Cosmology is the branch of astronomy
involving the origin and evolution of the
According to NASA, the definition of
cosmology is “the scientific study of the large
scale properties of the universe as a whole”.
The Realm of Cosmology
Basic unit: Galaxy
Size : 10-100 kilo parsec (kpc.)
Mass : 100 billion Stars
Measure distances in light travel time
1 pc. (parsec) = 200,000 AU= 3.26 light yr.
Measure Mass in Solar mass
Size : Mega parsecs
Mass : 100 –1000
Galaxies Super Clusters
Size : 10 Mega parsecs
Mass : few 1000
Size : 10-100
Mass : 100
The Realm of
Where do cosmologists rely on?
Particles in the Universe
Expansion of the Universe
Geometry of the Universe
Simple Cosmological Models
Astronomers had to rely on light in order to study about the universe.
One of the great astronomical achievements of the 20th century was
the exploitation of the full electromagnetic spectrum for astronomical
The advent of large ground-based and satellite-based telescopes
operating in all parts of the electromagnetic spectrum has
revolutionized our picture of the Universe.
Historically, our picture of the Universe was built up through
ever more careful observations using visible light.
The main source of visible light in the Universe is nuclear fusion
All the stars, galaxies, clusters…
Other wave bands…
A powerful way of gaining high-resolution maps of very distant galaxies is
by mapping in the radio part of the spectrum. Many of the furthest
galaxies known were detected in this way.
Carrying out surveys in the infrared part of the spectrum, as was done by
the highly-successful IRAS (InfraRed Astronomical Satellite) in the 1980s,
is an excellent way of spotting young galaxies, in which star formation is
at an early stage. Infrared is particularly good for looking through the
dust in our own galaxy to see distant objects
These are a vital probe of clusters of galaxies; in between the galaxies lies gas so hot
that it emits in the X-ray part of the spectrum, corresponding to a temperature of
tens of millions of Kelvin. This gas is thought to be remnant material from the
formation of the galaxies, which failed to collapse to form stars.
For cosmology, this is by far the most important waveband. Observations by the
FIRAS (Far InfraRed Absolute Spectrometer) experiment on board the COBE (COsmic
Background Explorer) satellite have confirmed that the radiation is extremely close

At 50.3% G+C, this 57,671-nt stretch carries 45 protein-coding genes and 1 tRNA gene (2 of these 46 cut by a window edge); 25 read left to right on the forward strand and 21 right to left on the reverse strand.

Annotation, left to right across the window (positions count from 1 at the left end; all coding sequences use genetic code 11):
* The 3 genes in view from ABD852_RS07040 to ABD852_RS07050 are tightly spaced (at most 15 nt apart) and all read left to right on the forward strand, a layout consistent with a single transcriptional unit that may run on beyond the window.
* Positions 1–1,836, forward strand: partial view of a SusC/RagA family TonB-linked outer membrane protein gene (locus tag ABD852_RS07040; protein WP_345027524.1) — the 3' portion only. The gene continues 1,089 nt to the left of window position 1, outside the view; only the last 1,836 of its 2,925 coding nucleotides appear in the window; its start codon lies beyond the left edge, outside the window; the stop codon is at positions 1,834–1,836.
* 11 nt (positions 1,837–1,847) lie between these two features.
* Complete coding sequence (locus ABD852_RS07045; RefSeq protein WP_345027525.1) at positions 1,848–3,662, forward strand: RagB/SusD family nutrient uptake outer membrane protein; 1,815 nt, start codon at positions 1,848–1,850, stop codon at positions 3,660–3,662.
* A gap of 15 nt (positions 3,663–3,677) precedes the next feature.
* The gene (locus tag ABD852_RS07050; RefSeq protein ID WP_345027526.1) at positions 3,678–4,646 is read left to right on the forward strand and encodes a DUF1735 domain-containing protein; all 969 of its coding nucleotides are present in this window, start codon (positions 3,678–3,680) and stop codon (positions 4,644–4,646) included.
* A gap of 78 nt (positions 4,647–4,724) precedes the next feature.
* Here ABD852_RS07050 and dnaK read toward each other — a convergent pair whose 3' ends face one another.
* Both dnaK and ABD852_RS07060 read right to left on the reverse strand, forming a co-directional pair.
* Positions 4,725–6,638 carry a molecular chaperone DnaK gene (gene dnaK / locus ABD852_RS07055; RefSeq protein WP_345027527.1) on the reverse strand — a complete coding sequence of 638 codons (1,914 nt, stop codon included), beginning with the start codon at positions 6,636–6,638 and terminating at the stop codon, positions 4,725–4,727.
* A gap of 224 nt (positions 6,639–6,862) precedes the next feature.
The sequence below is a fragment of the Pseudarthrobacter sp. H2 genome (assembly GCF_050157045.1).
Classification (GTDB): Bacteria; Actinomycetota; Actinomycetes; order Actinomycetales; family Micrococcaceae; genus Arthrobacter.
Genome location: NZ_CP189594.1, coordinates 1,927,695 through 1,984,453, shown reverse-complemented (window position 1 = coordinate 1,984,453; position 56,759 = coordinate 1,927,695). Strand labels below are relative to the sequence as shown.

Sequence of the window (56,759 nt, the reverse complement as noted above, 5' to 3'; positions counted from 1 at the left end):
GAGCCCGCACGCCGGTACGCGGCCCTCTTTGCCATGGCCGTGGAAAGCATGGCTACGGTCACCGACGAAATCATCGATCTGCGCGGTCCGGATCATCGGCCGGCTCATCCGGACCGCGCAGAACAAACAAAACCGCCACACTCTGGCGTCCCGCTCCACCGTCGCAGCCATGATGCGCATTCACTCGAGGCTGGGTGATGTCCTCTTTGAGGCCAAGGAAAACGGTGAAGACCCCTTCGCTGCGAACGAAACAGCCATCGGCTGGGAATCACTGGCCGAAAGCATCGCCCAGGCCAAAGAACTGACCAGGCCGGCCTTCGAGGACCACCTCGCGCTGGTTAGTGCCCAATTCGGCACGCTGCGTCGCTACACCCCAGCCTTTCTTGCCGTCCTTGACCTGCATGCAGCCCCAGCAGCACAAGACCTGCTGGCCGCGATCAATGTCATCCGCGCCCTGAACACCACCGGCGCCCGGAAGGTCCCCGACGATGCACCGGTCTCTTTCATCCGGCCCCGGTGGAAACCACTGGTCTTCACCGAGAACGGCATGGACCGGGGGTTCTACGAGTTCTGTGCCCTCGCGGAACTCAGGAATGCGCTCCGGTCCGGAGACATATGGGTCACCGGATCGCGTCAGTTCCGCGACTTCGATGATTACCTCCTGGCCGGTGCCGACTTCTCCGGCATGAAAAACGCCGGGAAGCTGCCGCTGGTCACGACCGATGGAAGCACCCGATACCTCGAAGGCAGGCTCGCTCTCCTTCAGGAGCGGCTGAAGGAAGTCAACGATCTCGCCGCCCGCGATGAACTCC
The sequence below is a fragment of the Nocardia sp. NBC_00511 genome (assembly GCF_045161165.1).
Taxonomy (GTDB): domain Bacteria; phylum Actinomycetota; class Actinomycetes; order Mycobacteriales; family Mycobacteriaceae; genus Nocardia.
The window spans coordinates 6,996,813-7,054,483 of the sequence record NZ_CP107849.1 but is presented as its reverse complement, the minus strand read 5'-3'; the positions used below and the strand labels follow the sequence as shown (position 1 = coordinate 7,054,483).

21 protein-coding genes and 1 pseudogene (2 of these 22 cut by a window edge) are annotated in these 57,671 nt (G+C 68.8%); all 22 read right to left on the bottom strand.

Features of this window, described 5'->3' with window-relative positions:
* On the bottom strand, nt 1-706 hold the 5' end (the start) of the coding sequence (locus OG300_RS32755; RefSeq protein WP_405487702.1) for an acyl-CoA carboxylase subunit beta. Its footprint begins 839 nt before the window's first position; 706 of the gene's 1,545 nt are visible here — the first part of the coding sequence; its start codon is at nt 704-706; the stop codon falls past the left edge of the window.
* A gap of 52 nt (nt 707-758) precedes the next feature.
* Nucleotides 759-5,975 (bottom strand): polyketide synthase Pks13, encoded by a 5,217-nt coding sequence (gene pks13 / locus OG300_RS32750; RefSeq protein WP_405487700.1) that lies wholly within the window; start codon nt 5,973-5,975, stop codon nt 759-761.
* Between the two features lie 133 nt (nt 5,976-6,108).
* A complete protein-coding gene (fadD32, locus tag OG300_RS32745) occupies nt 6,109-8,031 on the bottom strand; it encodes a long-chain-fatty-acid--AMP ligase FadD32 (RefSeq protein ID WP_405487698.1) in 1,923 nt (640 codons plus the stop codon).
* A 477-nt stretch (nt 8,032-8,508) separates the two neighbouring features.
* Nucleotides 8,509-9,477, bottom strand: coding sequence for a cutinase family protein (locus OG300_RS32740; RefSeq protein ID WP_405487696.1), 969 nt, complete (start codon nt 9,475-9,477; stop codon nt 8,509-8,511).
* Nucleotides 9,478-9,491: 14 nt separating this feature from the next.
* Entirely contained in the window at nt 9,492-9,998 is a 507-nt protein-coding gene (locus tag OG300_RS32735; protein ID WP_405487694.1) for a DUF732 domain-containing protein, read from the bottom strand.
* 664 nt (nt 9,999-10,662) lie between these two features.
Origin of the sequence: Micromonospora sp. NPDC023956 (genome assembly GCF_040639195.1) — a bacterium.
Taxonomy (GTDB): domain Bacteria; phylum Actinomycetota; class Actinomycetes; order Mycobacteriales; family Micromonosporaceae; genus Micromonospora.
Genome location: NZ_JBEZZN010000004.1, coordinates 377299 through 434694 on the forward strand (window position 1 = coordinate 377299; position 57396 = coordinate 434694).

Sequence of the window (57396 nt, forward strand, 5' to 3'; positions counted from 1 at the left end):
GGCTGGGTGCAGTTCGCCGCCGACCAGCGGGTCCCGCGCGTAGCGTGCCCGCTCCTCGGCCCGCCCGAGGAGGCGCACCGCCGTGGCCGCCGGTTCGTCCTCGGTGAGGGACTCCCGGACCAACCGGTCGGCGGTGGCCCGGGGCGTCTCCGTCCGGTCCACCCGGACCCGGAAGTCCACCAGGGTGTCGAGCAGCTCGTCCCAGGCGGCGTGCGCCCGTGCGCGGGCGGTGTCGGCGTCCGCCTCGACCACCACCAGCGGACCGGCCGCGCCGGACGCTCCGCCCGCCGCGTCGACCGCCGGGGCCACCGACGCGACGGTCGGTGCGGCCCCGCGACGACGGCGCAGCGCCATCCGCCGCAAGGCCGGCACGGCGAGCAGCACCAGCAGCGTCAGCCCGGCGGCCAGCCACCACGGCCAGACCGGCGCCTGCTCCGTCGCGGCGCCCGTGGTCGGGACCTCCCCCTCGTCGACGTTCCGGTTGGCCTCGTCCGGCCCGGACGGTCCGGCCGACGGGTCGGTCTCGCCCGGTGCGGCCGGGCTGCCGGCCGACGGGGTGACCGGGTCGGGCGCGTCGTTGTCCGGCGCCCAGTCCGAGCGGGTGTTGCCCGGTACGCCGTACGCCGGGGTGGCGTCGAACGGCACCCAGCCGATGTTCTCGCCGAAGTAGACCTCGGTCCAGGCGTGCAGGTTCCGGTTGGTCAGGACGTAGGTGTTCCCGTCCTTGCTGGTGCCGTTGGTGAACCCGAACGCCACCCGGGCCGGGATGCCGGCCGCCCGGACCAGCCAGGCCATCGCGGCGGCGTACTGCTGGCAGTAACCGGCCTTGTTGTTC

to the black-body form at a temperature 2.725 ± 0.001 Kelvin. This is CMB.
The Universe is homogeneous and isotropic.
Homogeneity is the statement that the Universe looks
the same at each point, while isotropy states that the
Universe looks the same in all directions.
The cosmological principle is therefore a property of
the global Universe, breaking down if one looks at
Particles in the Universe
Everything in the Universe is made up of fundamental particles, and
the behaviour of the Universe as a whole depends on the properties
of these particles.
We ourselves are built from atoms, the bulk of whose mass is
attributable to the protons and neutrons in the atomic nuclei.
Protons and neutrons are believed to be made up of more
fundamental particles known as quarks, a proton being made of
two up quarks and a down quark, while a neutron is an up and two
downs. A general term for particles made up of three quarks is
The universe contains
Our visual perception of the Universe comes from electromagnetic radiation, and such radiation, at
a large variety of frequencies, pervades the Universe.
It can be thought of as made up of individual particles — like packets of energy — known as
They have zero rest mass their total energy is always given by their kinetic energy, and is related
to their frequency f, by E = hf
Photons can interact with the baryons and electrons; for example, a high-energy photon can
knock an electron out of an atom (a process known as ionization), or can scatter off a free
electron (known as Thomson scattering in the non-relativistic case otherwise Compton
scattering). The more energetic the photons are, the more devastating their effects on other
The Universe contains…
Neutrinos are extremely weakly interacting particles, produced for